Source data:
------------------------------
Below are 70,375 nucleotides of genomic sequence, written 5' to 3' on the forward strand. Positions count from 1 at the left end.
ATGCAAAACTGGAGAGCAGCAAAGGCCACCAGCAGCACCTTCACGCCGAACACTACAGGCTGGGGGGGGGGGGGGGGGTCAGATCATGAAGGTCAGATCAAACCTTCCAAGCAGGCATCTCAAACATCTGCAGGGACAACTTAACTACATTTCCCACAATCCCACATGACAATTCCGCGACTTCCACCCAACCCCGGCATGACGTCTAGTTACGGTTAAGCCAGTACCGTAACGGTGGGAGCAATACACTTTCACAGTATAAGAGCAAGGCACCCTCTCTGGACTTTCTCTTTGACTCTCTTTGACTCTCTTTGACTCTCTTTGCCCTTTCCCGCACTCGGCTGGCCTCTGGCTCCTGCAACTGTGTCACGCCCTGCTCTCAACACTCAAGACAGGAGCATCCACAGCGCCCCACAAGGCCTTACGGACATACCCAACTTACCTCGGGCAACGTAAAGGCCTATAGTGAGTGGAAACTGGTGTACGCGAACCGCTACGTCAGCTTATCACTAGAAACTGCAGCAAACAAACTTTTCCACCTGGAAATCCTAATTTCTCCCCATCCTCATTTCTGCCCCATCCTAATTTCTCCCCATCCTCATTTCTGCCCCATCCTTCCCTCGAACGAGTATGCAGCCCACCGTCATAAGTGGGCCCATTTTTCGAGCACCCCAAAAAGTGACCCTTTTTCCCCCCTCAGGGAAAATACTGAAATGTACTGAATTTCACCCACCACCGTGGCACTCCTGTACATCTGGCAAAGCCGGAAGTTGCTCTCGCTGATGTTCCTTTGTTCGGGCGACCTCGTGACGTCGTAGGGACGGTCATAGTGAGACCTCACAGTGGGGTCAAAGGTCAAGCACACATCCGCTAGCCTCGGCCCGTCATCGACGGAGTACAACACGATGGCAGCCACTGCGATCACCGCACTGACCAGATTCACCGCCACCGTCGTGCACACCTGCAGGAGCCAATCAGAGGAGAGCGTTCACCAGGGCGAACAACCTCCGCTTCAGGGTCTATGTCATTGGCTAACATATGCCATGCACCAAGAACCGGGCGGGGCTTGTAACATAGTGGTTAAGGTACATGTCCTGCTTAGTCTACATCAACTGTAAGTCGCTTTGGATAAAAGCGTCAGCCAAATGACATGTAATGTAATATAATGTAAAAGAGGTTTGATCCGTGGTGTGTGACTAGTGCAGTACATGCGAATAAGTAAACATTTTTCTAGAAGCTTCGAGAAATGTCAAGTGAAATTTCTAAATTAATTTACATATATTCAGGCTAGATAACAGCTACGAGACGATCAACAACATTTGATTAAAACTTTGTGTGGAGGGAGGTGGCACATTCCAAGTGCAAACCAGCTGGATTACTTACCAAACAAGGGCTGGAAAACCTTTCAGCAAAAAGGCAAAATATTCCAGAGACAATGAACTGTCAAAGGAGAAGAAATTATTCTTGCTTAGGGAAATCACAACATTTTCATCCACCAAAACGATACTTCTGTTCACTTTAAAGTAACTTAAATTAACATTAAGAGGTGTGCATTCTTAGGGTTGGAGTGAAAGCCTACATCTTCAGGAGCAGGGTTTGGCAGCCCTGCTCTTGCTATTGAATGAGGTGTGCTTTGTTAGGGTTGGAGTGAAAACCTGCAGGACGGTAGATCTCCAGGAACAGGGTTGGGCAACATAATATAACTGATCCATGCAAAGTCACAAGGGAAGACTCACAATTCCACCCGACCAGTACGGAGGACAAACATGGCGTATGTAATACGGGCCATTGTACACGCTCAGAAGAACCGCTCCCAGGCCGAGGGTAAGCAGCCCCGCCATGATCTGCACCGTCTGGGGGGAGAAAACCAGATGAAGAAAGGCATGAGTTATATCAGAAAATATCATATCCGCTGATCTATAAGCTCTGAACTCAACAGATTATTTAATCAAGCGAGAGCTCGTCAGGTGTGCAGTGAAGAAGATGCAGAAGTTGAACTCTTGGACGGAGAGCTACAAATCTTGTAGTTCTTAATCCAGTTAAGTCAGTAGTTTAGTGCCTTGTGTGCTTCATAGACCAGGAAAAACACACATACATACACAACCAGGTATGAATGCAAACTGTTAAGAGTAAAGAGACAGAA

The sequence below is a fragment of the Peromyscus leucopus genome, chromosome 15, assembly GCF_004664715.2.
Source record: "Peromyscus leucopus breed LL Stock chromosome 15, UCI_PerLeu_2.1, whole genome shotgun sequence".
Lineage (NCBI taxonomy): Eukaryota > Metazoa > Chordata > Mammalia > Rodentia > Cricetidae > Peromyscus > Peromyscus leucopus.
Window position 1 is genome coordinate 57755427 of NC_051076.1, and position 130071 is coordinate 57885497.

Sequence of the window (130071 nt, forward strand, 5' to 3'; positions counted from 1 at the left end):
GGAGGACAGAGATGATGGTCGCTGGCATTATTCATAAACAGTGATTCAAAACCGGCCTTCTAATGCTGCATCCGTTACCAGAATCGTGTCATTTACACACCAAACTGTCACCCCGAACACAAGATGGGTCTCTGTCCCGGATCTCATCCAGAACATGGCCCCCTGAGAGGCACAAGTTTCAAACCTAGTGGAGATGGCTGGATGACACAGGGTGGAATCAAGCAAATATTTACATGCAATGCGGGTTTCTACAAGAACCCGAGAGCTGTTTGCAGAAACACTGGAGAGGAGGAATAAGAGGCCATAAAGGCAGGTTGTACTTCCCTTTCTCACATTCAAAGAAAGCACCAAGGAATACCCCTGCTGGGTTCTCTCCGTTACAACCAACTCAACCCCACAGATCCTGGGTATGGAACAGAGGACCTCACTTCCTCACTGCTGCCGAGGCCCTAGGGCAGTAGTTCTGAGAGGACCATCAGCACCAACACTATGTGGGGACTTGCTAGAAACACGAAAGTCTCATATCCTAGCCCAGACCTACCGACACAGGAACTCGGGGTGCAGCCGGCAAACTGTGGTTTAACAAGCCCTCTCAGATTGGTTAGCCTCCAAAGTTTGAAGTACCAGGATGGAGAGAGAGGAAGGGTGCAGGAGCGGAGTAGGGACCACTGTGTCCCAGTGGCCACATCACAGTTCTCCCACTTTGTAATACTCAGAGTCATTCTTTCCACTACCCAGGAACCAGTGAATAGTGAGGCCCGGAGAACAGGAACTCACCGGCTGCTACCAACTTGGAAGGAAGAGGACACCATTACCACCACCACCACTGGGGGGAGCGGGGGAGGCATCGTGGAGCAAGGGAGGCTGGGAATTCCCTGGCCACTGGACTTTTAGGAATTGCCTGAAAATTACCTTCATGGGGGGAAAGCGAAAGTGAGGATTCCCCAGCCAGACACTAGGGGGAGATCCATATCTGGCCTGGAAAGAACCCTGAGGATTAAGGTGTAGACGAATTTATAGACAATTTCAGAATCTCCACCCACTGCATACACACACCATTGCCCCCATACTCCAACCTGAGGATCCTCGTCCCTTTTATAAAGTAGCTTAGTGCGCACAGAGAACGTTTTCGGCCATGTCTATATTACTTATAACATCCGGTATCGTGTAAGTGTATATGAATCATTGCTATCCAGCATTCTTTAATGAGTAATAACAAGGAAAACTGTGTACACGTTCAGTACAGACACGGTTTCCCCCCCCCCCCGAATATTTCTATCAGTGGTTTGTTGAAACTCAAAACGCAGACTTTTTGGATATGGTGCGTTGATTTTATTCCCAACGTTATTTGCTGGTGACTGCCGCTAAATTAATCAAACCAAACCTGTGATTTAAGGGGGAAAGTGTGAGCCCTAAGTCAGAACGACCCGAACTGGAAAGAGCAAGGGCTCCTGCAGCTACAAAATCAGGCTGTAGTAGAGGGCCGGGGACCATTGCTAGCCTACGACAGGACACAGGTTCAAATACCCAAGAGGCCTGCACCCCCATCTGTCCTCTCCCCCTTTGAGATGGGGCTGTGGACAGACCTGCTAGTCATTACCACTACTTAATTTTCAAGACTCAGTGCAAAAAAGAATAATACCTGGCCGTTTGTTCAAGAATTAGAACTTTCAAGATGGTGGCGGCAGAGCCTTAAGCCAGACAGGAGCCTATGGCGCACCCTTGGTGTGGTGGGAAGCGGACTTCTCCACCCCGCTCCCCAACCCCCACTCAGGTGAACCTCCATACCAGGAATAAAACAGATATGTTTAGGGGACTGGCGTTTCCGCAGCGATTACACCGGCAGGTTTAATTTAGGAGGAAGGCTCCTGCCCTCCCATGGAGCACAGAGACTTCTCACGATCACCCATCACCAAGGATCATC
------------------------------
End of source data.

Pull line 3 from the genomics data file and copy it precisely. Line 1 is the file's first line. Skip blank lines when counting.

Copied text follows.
The sequence below is a fragment of the Peromyscus leucopus genome, chromosome 15, assembly GCF_004664715.2.